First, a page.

The buzz about Chinese spies these days is that they do it by hacking into computer systems without ever leaving their office in Shanghai. But a couple of cases from Monday and the weekend remind us that the country still has an active in-person espionage game going on, at least according to government allegations. On Monday, a military security contractor made his first court appearance on charges of sharing secrets with his Chinese girlfriend, while on Saturday, a NASA researcher was arrested on a plane bound for China. So retro.
Federal prosecutors allege that Benjamin Bishop, a 59-year-old lieutenant colonel in the Army Reserve and a defense contractor who works in intelligence at the U.S. Pacific Command, shared information with his 27-year-old girlfriend and lied about times he met her by altering her identity in his travel records, according to Huffington Post.
The complaint against him charges that he sent his girlfriend, whose whereabouts are now unknown, an e-mail last May with "information on existing war plans, nuclear weapons and U.S. relations with international partners," according to the Washington Post. In September, he allegedly told her by phone about "the deployment of U.S. strategic nuclear systems and about the ability of the U.S. to detect other nations’ low- and medium-range ballistic missiles." A search of Bishop's Honolulu-area home turned up secret documents he was not authorized to have, prosecutors allege.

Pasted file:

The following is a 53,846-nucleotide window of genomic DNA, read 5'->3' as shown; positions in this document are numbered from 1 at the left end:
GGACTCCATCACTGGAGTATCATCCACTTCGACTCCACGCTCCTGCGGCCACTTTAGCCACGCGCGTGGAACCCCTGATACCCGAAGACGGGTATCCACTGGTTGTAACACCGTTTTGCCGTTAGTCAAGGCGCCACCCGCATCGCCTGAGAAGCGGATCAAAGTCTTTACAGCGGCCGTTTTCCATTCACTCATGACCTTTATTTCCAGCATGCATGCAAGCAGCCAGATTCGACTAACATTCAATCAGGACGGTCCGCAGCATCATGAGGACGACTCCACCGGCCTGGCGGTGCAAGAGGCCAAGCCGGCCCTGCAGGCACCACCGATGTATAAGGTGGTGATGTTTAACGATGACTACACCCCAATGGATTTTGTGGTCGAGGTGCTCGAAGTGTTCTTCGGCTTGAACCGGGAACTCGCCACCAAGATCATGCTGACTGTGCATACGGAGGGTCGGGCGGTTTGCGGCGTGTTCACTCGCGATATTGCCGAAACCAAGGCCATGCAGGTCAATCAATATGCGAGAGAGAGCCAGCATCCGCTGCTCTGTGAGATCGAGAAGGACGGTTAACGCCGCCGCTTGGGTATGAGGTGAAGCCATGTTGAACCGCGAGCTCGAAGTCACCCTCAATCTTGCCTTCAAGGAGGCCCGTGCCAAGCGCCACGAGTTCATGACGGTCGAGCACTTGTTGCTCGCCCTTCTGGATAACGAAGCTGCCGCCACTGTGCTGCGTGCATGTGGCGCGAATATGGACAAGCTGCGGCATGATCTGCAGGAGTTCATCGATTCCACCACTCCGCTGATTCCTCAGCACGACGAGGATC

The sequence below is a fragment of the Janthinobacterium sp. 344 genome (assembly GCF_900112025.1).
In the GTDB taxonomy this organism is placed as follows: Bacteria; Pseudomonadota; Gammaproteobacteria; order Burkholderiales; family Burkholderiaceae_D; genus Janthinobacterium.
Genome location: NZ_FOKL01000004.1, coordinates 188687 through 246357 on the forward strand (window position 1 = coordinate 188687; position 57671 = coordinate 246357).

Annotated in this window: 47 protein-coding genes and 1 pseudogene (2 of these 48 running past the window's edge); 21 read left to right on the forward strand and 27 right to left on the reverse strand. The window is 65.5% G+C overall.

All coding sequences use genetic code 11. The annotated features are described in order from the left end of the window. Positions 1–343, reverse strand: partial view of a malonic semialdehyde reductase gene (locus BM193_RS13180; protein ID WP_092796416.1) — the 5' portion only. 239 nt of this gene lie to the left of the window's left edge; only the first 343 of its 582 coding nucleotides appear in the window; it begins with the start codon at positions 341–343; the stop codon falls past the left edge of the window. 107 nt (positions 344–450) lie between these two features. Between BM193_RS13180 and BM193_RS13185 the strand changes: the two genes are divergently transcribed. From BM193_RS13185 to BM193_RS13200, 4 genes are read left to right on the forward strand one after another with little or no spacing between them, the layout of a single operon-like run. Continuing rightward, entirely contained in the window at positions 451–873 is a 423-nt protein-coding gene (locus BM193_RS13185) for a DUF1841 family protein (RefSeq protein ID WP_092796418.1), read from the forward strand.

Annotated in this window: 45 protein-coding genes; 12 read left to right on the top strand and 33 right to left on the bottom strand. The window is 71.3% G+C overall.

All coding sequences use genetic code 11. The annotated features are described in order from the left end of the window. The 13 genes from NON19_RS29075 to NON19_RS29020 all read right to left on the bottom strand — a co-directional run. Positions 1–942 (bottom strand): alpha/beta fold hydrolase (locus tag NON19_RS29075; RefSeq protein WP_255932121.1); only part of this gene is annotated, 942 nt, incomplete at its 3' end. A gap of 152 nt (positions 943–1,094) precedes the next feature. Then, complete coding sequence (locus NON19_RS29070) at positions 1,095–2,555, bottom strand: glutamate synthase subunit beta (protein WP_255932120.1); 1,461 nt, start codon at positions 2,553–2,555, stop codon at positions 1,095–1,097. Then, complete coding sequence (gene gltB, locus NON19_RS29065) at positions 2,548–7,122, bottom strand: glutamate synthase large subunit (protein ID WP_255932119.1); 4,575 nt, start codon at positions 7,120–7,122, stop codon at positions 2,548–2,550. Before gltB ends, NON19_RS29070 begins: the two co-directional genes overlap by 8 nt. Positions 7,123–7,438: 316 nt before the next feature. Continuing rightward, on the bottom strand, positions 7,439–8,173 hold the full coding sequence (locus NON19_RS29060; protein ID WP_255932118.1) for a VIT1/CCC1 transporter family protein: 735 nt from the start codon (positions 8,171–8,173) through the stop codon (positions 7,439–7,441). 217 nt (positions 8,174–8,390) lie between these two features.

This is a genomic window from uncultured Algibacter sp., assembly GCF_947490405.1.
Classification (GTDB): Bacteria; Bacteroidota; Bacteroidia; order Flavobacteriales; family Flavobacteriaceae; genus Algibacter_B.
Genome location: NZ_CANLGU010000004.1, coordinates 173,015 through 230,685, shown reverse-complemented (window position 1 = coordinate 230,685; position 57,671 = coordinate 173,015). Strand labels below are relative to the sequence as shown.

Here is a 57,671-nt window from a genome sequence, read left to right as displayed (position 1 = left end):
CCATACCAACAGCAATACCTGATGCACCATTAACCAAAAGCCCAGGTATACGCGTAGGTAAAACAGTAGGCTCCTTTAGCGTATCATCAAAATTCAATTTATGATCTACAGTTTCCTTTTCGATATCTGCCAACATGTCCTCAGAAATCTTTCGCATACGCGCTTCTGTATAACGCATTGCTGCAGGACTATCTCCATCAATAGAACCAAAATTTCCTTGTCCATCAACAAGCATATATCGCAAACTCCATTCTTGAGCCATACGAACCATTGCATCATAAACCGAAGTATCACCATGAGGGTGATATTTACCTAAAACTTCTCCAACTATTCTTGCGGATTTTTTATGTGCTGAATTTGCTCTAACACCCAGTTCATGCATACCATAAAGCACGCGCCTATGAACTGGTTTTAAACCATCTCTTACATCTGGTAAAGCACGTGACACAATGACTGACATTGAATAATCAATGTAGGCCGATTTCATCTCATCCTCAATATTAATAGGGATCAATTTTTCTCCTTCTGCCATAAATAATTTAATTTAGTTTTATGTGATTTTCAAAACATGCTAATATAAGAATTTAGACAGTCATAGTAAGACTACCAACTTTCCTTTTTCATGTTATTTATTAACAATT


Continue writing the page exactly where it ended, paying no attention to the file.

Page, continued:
Meanwhile, a less well-developed investigation into Bo Jiang, a researcher at NASA's Langley Research Center in Hampton, Va., came to a head on Saturday when he was arrested on a China-bound plane pulling away from a gate at Dulles Airport in Washington, D.C. An FBI affidavit said he "was leaving the United States abruptly to return to China on a one-way ticket," and that he had more computer hardware on him than he told investigators, CBS reports. But Jiang's real trouble comes from U.S. Rep. Frank Wolf, who last week publicly accused him of spying in his work for NASA.
In both cases, there's a distinct lack of any hacking allegations, and a return to charges of old-fashioned infiltration and espionage. And both show the obvious danger of that method: If you get caught, you get arrested.